This means I needed to find a secondary market ticket to a sold out show. I needed to make spontaneous travel plans to one source of the Riff Raff origin story, New York City, specifically Brooklyn. I needed the sense of hungry trance and religious possession that provided the focus to make these plans, as ridiculous as that seemed at the moment. 

I achingly needed to hear Alynda Segarra sing these songs, play their acoustic guitar, and express gobs of humble gratitude in their brief remarks between songs. I especially needed to hear Alynda chant to the “rocks and stones” right along with the “books and poems” in “Vetiver.” May we all chant to the things that ground us and give us hope.

I emphatically needed to hear Alynda sing the lyrics in person to “Snake Plant,” this raggedy outlaw and addicts’ glorious tragedy rant prayer anthem hymn. I needed specifically to hear about all the daily life stuff that hobo travelers deal with just to survive. We need this song to survive, so we all needed to sing along with, with some arms raised, to this lyric invocation:

“Tattoo with a needle and thread.
Most of our old friends are dead,
There's a war on the people,
What don't you understand?
There's fentanyl in everything,
Don't become an angel with a broken wing.
We need you back down here on earth,
Nothing is as painful as birth.”

Like we need that stanza, like right now. We need that song sung and loud. We need it in spraypaint stencil and graffiti. We need “Snake Plant” in the cities and the towns and in the trailers and the shacks and in the squats and on the street and all the places they mention in the song, line after line. We need to remember that harm reduction can come in a poem and a song to tattoo on the soul of too many addicts dying and we can finally say we want you to live and we can sing you this song, okay?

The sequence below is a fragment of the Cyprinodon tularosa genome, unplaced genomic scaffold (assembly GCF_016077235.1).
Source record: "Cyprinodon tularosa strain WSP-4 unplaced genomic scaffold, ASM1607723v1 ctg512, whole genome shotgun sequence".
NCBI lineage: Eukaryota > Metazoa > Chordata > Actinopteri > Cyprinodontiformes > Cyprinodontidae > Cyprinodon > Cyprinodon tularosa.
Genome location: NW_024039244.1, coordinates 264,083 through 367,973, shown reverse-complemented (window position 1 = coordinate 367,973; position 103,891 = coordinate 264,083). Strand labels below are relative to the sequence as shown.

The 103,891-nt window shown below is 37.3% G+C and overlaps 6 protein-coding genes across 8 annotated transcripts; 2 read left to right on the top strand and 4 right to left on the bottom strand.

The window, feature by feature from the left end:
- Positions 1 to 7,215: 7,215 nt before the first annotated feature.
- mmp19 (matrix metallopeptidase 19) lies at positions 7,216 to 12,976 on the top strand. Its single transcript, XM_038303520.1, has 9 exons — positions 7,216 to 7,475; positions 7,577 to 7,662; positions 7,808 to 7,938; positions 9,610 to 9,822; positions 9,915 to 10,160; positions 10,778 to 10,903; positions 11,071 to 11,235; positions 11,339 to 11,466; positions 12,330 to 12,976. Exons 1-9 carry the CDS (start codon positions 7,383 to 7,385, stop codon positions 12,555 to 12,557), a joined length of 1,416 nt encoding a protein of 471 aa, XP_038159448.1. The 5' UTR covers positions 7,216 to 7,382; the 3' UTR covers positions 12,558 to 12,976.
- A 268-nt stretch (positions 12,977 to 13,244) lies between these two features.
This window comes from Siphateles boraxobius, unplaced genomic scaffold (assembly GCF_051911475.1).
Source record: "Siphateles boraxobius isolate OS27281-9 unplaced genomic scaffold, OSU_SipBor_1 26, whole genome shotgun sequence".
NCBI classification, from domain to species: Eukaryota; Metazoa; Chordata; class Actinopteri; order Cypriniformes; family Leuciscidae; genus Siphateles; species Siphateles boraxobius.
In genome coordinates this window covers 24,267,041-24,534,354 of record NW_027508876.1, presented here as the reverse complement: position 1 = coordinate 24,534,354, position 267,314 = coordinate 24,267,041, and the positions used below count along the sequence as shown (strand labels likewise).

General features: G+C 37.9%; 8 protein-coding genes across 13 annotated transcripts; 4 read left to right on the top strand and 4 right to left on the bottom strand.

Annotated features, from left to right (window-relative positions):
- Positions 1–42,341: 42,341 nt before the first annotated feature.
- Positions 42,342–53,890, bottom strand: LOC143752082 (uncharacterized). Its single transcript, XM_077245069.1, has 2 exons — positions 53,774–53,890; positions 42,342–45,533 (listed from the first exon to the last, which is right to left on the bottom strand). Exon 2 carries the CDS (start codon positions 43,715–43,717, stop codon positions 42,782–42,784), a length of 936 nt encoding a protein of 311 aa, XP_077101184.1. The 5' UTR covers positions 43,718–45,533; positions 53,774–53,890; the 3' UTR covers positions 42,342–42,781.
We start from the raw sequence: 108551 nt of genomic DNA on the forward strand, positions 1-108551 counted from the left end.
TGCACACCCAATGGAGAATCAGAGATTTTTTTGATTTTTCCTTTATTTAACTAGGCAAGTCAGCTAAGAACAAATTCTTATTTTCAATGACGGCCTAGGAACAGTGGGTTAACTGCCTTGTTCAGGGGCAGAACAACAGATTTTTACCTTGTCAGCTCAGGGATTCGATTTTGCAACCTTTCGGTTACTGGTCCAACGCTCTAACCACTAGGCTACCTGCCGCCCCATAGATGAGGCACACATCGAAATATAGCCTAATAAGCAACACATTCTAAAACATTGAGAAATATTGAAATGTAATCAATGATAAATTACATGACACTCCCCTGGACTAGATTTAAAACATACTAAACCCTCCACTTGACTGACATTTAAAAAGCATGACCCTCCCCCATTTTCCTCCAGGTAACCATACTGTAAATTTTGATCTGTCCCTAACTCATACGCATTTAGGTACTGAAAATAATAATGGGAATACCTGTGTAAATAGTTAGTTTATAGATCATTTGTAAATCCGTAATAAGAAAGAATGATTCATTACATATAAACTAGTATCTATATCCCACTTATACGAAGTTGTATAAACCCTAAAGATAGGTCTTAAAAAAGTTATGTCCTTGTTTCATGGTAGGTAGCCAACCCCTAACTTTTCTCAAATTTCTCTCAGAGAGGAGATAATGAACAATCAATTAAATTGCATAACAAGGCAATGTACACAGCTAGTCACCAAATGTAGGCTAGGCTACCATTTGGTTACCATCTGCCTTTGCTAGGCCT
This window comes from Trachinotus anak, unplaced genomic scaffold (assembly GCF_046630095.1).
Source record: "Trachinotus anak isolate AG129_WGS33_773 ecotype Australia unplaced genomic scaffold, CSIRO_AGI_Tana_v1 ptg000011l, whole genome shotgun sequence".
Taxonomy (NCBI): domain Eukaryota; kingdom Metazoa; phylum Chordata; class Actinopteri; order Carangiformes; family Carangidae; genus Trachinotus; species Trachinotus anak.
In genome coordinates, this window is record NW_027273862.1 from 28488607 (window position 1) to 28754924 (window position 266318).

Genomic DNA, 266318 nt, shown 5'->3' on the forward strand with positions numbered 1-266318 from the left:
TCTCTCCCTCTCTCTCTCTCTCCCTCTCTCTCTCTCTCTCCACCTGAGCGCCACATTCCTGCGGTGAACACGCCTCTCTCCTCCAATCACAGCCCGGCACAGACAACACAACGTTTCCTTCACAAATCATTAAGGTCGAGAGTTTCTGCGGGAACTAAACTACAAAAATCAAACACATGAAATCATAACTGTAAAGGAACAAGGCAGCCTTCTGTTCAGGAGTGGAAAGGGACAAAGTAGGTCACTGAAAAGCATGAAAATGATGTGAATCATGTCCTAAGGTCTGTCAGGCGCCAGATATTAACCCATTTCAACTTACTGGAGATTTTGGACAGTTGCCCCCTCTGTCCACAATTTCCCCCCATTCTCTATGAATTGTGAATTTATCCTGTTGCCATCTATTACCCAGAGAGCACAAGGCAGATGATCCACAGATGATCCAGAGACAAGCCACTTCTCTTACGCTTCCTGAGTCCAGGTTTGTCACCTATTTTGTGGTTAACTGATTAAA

I desperately needed Alynda to sing “Ogallala,” to bring the despair and dread of these days around to the unlikely hope and holler and even dance despite and because of it all. I need to hear them say that they are still here, that we are still living brightly and boldly and beware. We needed to stop saying we were born in the wrong time and embrace our time, as the conclusion to this song so deeply and defiantly does:

“I used to think I was born into the wrong generation
But now I know I made it right on time
To watch the world burn”

I prayerfully needed Alynda to quote Palestinian poetry in the closing rousing rowdy glory of “Pa’lante.” This was already a song about claiming one’s own narrative, with a nod to the ancestors and Segarra’s specifically Nuyorican lineage. This song leaves the audience ready to get back and get out and do their own work. We needed the energy to internalize and energize and carry us out into the damp late winter Brooklyn streets and to our homes and communities. 

I needed the sore feet from these boots to remind me to always wear my comfortable walking shoes with insoles to concerts, because I am old. As I contemplate how I am too old for this, Alynda reminded us that time is not real. I needed them to say that.

I needed a certain t-shirt but they were sold out in my size, so I settled for a sticker. I needed the promo poster tacked on a venue wall, so I helped myself toward the end of the show. I needed this immersive, completely communal, revelatory experience in the live and narrative universe being created by Hurray For The Riff Raff.